Pope Benedict XVI on Monday appointed one of the Vatican's most esteemed cardinals to the sensitive post of president of the Pontifical Council for Interreligious Dialogue, the Church body in charge of nurturing relations with Islam.
Cardinal Jean-Louis Tauran, a former head of the Vatican's foreign affairs office from France who strongly opposed the United States-led war in Iraq, was due to take over the post on September 1, the Vatican said in a statement.
Benedict had come under fire last year for sending his top Islamic expert to Egypt and by merging the Interreligious Dialogue office with that in charge of culture - the move suggesting he did not consider relations with Muslims to be a priority.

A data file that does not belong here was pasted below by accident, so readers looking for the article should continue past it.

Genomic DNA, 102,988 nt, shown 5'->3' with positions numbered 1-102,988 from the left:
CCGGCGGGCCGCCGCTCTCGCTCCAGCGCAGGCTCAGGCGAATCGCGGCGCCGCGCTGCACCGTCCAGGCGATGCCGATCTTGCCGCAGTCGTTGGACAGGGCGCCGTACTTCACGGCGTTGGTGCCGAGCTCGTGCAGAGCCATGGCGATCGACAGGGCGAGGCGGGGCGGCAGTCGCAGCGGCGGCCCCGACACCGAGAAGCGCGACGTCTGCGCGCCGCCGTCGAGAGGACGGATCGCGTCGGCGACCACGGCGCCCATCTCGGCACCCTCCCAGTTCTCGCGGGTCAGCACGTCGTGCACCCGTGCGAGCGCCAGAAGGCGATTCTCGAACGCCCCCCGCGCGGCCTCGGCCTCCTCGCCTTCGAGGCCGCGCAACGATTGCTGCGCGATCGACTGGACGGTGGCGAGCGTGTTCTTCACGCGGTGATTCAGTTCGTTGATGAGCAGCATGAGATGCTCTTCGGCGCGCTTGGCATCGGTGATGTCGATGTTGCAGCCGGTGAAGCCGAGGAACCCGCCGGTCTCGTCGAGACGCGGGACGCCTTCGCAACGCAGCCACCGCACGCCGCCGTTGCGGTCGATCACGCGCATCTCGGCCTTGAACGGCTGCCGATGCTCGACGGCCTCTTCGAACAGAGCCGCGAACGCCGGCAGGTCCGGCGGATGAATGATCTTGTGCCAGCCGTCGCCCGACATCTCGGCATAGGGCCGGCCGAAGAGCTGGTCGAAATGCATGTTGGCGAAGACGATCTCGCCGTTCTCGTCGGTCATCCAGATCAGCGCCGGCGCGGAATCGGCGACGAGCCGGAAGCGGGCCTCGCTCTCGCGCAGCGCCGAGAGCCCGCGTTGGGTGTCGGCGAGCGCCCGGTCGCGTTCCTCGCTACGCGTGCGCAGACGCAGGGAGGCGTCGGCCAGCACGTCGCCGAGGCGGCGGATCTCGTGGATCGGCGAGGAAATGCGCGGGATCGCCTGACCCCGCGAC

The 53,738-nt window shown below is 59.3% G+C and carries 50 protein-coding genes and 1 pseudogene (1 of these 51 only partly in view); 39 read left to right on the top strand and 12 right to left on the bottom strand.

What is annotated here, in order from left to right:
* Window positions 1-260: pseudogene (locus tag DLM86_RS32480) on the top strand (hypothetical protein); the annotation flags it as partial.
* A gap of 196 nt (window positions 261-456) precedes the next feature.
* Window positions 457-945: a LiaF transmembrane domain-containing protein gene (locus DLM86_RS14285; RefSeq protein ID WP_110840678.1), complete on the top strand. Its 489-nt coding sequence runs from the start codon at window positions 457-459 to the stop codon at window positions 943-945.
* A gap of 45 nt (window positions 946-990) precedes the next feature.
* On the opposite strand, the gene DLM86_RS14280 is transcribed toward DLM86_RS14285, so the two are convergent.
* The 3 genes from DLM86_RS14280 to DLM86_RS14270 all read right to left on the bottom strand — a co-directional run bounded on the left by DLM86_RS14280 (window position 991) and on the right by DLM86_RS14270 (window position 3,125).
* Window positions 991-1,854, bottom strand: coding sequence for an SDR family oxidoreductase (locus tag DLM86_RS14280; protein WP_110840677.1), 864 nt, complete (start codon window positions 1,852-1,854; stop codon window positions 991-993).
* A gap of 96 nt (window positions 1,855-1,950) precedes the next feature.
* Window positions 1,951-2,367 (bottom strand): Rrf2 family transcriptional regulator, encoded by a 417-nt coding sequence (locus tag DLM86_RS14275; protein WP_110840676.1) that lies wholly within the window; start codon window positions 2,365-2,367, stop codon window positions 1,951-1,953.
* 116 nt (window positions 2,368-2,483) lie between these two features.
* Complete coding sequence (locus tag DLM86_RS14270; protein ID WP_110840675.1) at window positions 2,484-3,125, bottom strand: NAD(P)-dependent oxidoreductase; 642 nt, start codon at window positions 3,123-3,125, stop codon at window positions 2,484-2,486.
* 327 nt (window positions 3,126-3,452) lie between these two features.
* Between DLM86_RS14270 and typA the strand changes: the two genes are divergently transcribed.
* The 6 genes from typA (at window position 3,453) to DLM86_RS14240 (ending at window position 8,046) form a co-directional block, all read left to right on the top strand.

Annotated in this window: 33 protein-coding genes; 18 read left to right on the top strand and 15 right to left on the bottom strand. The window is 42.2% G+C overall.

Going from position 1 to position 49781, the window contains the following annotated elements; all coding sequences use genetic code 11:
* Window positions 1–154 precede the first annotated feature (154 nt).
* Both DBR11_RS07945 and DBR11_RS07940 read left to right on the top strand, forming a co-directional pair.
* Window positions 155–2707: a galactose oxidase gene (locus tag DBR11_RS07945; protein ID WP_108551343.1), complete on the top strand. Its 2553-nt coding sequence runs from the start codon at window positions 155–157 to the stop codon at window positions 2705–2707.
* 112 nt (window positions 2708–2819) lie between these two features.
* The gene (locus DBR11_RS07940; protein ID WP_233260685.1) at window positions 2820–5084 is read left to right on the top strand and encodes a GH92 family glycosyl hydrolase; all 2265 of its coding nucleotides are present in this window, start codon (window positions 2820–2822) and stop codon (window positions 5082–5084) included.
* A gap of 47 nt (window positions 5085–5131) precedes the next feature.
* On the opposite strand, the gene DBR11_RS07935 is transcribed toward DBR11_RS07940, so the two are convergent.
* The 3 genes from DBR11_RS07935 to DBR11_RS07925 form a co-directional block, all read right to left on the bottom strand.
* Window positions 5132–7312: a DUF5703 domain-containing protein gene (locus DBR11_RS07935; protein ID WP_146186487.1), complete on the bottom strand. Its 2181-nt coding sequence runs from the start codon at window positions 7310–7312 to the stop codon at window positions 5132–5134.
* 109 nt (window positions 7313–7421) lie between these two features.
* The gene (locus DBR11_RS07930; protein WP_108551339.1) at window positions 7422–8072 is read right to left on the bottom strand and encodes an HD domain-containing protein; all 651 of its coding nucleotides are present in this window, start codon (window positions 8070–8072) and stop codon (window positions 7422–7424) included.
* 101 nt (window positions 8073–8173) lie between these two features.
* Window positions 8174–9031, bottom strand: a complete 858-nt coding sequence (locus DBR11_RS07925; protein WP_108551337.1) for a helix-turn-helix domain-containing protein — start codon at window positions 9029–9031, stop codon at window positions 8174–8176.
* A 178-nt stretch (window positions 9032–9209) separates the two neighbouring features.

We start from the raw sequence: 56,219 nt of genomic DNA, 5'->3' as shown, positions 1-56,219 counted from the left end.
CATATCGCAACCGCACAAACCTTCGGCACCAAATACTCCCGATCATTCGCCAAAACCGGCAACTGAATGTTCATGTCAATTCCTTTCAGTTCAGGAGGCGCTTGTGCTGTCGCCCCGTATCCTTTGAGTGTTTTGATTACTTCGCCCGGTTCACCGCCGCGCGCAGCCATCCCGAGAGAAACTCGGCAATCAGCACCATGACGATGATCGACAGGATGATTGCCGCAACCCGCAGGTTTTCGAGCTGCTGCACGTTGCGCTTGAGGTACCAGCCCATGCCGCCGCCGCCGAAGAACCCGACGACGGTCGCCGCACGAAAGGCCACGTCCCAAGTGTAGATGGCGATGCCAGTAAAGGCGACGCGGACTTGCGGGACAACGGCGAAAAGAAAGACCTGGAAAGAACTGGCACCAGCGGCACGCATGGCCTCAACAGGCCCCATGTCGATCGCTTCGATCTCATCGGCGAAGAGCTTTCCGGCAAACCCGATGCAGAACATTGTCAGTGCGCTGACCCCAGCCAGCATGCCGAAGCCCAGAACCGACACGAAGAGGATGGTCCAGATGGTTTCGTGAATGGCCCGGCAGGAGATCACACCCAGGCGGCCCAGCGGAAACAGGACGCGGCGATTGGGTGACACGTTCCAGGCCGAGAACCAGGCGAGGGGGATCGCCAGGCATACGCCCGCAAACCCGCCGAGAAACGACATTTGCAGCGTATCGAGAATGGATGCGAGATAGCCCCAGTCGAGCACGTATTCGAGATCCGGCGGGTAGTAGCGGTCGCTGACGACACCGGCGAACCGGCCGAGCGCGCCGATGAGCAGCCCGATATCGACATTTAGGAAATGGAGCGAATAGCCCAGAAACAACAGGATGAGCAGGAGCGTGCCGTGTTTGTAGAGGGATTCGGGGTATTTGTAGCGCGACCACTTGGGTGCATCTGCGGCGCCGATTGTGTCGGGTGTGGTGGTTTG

The pope sparked angry protests across the Muslim world last year with a speech in Germany seen as suggesting links between violence and Islam.
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